Turkish gov’t issues detention warrants for 89 military officers over alleged Gülen links

The Turkish government on Tuesday issued detention warrants for 89 military officers, most of them on active duty, as part of its massive post-coup witch hunt targeting alleged members of the Gülen movement.

According to a report by Turkey’s state-run Anadolu news agency, police have launched operations in 26 provinces to detain 47 officers, including 38 on active duty, following the issuance of detention warrants by the İzmir Chief Public Prosecutor’s Office.

Also, in a Malatya-based probe, the chief public prosecutor’s office issued detention warrants on Tuesday for 42 military officers in the Turkish Air Forces in Ankara, İzmir, Sakarya, Muğla, Adana, Eskişehir, Konya, Kayseri, Balıkesir, Kilis, Amasya and Elazığ provinces. Thirty-four of them have reported been detained by police.

Turkey survived a controversial military coup attempt on July 15, 2016 that killed 249 people. Immediately after the putsch, the Justice and Development Party (AKP) government along with President Recep Tayyip Erdoğan pinned the blame on the Gülen movement.

Fethullah Gülen, who inspired the movement, strongly denied having any role in the failed coup and called for an international investigation into it, but President Erdoğan — calling the coup attempt “a gift from God” — and the government initiated a widespread purge aimed at cleansing sympathizers of the movement from within state institutions, dehumanizing its popular figures and putting them in custody.

The ruling AKP government dismissed 24,977 military members immediately after the coup bid including 150 generals, 4,630 officers, 2,167 noncommissioned officers, 1,210 specialized sergeants, 411 civil servants and workers, and 16,409 cadets following the failed coup over alleged links to the Gülen movement.

Defense Minister Nurettin Canikli on April 18, 2018 said the government had identified 3,000 active duty military officers suspected of links to the Gülen movement and that they would be dismissed with a government decree in the coming days.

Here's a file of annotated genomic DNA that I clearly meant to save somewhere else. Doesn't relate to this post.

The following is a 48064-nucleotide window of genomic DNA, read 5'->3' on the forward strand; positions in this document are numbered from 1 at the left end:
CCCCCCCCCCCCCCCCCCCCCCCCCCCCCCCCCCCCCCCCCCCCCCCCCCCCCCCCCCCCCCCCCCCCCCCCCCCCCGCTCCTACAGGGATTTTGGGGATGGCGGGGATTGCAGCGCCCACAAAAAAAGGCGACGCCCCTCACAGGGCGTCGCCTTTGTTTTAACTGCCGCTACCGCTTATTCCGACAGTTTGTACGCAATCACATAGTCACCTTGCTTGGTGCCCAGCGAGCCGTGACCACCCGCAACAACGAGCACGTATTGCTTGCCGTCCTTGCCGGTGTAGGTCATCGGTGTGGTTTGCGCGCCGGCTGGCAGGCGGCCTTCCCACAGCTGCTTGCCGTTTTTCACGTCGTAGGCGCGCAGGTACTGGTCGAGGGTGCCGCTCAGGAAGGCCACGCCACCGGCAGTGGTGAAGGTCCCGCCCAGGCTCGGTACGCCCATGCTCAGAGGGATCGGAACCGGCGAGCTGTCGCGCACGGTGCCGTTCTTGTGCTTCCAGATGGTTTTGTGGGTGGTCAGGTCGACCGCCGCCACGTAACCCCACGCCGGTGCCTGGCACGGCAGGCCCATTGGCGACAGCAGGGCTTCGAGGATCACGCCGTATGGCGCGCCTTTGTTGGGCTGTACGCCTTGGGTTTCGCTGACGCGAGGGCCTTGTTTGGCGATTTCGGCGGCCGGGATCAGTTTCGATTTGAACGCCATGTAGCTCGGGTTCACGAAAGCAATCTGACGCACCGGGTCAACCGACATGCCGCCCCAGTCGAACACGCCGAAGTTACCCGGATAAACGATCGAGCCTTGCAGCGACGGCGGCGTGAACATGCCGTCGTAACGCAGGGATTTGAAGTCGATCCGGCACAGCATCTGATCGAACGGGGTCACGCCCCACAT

Official statements claim that 8,651 military members including cadets and privates took part in the failed coup.

Director General of Public Security Selami Altınok on Dec. 12, 2017 said 22,987 police officers had been dismissed over alleged links to the Gülen movement.

“If it was a coup perpetrated by the Gülen movement and 25,000 military personnel and 22,987 police officers were dismissed for their connections to the movement, why did only 8,651 military members including cadets and privates participate in the coup?” is a question being asked by critics.

The head of Germany’s Federal Intelligence Service (BND), Bruno Kahl, last year said Turkey could not convince them that US-based Turkish-Islamic scholar Gülen was behind the failed coup in July.

Similarly, Devin Nunes, chairman of United States House Permanent Select Committee on Intelligence, said in an interview with Fox News in March 2017 that he had not seen any evidence showing Gülen’s involvement in the putsch in Turkey.

In addition, a report prepared by the EU Intelligence Analysis Centre (IntCen) in January 2017 revealed that the coup attempt was staged by a range of Erdoğan’s opponents due to fears of an impending purge.

Turkey has suspended or dismissed about 170,000 judges, teachers, police and civil servants since July 15, 2016. On December 13, 2017 the Justice Ministry announced that 169,013 people have been the subject of legal proceedings on coup charges since the failed coup.

Turkish Interior Minister Süleyman Soylu announced on April 18, 2018 that the Turkish government had jailed 77,081 people between July 15, 2016 and April 11, 2018 over alleged links to the Gülen movement.

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